by Christie Young
chips, cookies, candy, chick-fil-a, nerds, popcorn, beer, crackers, skittles, oreos, free samples, cheese, french fries, pizza, swiss cake rolls, bugles, goldfish, chex mix, chocolate, churros, tacos, nachos, peanut butter sandwiches, bloody marys, fruit roll ups, fruit, sweet treats, cake, cliff bars, donuts, nacho cheese doritos, pistachios, pocky, dum dums, black bottom cupcakes, leftovers, pie, fun dip, yucca chips, tots, sonic, queso, dumplings, krinkle cut fries with mayo/ketchup mixed
by Nicole Kern
went to the mall and did a double-pass by the chinese food sample guys for double the free samples.
by Christie Young
A non-exclusive definition of snaxx also includes candy. Some favorite candy snaxx are:
If you were to live in a sorority house with all your modern women friends, these items should be in steady supply in the oversized pantry you keep:
by Christie Young
A compilation by Mercedes Kraus
“Snaxx define you. You don’t define snaxx.” –Ann Friedman
We’re not attempting to define snaxx, only some things that surround the Snaxx game.
Floorsnaxx: when snaxx fall on the floor and you eat them
Boobsnaxx: when snaxx fall down your shirt and you eat them
Buttsnaxx: when you are working and eating at a desk and snaxx fall between your legs to the back of your chair. These snaxx are discovered upon standing up; sometimes they are discarded, sometimes they are savored
Bedsnaxx: when you fall asleep with the bag of tortilla chips and and find them stale in your bed the next day or week
Bellybuttonsnaxx: edible if found within a span of 1 - 24 hours
There are two types of lovers in the snaxx game, and it’s important that you recognize the difference. People who are snaxx haters (“antisnaxx”), are unable to fully grasp the snaxx world. They actually attempt to narrowly define snaxx and are sometimes considered snaxxbigots. These people say stupid things, like, “Raisins are basically flies with their wings pulled off.”
Those who are lovers of snaxx regularly have some genius insight into snaxx, like, “A snack is a snack when it turns a snack into a banquet.” These people may also create haikus for their favorite snaxx, like:
Powdered Cheese Rises
Cuts for Truth, Cuts for Readers
There is yet hunger.
You need to nail it down with this type of person.
The Grand Wagoneer and the Advent of Window Snaxx
by Mercedes Kraus
A few years before I was born, and after ridding himself of a Datsun pickup truck, my father bought his first Jeep Grand Wagoneer: used and navy blue, with wood grain paneling. Seven years later, he bought the exact same vehicle; still navy, still with the wood grain paneling, only the model was two years older than the first. “The Jeep,” as we called it, defined not only much of my childhood but also my perception of my father. I could write volumes about my dad’s immature and completely entertaining behavior, but suffice it to say that he was—and still is—a child in a man’s body.
The Jeep had three main areas: the Front, whose padded center console housed an early, corded mobile phone; the Back, which, being junior to my sister Kate, was my regular spot, and the Way Back, where Kate and I carried out various schemes and acts of rebellion, although not against my father, as he, in fact, regularly put us up to mischief.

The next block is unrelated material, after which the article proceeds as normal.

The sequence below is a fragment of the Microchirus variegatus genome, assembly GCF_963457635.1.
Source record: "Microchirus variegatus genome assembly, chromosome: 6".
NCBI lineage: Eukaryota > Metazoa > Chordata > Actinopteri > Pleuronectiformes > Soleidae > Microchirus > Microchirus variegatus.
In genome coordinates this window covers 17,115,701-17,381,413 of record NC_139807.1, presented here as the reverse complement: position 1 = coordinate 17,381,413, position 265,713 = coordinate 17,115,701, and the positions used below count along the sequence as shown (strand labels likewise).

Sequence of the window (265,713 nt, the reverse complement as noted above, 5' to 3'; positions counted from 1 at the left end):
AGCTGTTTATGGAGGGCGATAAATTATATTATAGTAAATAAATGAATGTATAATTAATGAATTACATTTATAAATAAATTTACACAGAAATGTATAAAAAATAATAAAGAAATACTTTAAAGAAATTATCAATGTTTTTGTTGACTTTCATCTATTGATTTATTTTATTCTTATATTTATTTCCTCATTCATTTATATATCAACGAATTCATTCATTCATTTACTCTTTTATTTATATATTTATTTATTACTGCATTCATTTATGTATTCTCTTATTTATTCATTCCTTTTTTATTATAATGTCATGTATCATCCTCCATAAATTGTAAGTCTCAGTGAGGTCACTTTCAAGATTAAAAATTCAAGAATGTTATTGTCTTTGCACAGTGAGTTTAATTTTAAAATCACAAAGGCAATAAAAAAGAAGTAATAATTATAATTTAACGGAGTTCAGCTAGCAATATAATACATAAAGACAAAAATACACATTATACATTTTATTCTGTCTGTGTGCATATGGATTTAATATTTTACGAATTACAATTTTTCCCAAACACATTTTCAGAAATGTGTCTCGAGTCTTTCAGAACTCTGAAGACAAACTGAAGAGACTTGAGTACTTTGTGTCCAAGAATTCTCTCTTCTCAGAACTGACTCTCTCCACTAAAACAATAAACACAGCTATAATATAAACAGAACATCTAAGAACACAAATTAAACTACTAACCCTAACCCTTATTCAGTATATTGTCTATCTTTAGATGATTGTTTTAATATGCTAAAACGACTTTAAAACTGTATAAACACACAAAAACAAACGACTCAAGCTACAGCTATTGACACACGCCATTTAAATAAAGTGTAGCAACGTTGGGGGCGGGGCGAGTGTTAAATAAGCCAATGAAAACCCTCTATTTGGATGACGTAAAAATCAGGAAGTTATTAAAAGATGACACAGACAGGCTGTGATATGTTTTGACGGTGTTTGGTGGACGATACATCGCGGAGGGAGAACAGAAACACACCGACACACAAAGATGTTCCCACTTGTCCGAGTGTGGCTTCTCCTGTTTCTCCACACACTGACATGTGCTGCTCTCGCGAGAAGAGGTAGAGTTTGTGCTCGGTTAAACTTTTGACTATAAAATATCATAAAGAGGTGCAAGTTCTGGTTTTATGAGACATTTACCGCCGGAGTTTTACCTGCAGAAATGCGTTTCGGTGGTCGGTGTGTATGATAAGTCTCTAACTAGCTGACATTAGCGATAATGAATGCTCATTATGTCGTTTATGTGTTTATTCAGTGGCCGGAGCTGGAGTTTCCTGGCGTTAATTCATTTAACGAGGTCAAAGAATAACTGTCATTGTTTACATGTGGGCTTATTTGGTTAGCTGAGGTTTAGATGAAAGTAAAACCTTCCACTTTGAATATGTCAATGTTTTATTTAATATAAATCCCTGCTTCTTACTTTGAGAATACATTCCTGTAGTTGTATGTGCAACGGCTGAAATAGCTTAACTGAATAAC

Once, for at least ten minutes, he drove in tiny circles in an empty grocery store parking lot, and when stopped and asked by a cop what he was doing, my father sassily responded, “Well, driving around.” Another time, he toted us around the local university campus while we, armed with Nerf Super Soakers, crouched in the Way Back and water gunned-down defenseless college students just for the hell of it.
At some point it became clear that doing unconventional things—generally, but especially out of car windows—was a Kraus habit. A few illustrations: As an eight-year-old, I always wanted to be counted as a front-seat denizen, so I would put my feet up on the Jeep’s center console as a reminder of my presence and importance. Because my little canvas Keds would get the upholstery dirty, my father once threatened to throw my shoes out the window if I did not take my feet off the console. I challenged him. Before I knew it, a Ked was on the road, abandoned to the fate of traffic. I freaked, cried. We eventually turned around and recovered it, though by that point I had learned that the Jeep’s windows were fair game for discipline. In 1996, shortly after the death of Tupac Shakur, I went with my dad to the movie theater to pick up 13-year-old Kate and her friend Kristi. As we approached their teenage social group at the entrance, my father yelled, “TUSHACK LIVES!” Kate, naturally, was mortified.
Being that we lived in Texas, and a trip of 100 miles was like a trip to the grocery store, we spent a good deal of time in the Jeep. After my parents’ divorce (I was five), bonding activities with my dad usually revolved around road trips: he drove Kate and I to Houston Space Center, Battleship Texas and the San Jacinto monument, Austin (to visit his strange hippie artist friend), Fort Worth (once, to see his stuffy and kid-adverse parents who were visiting the state on business), the lake to go sailing (these trips are the stuff of memoirs), and around my home town, on errands or home from gymnastics classes. It happened that my coach’s name was Jim, and for years, I sincerely thought he and his wife were named Jim and Julie Nastics.
by Jen Mizgata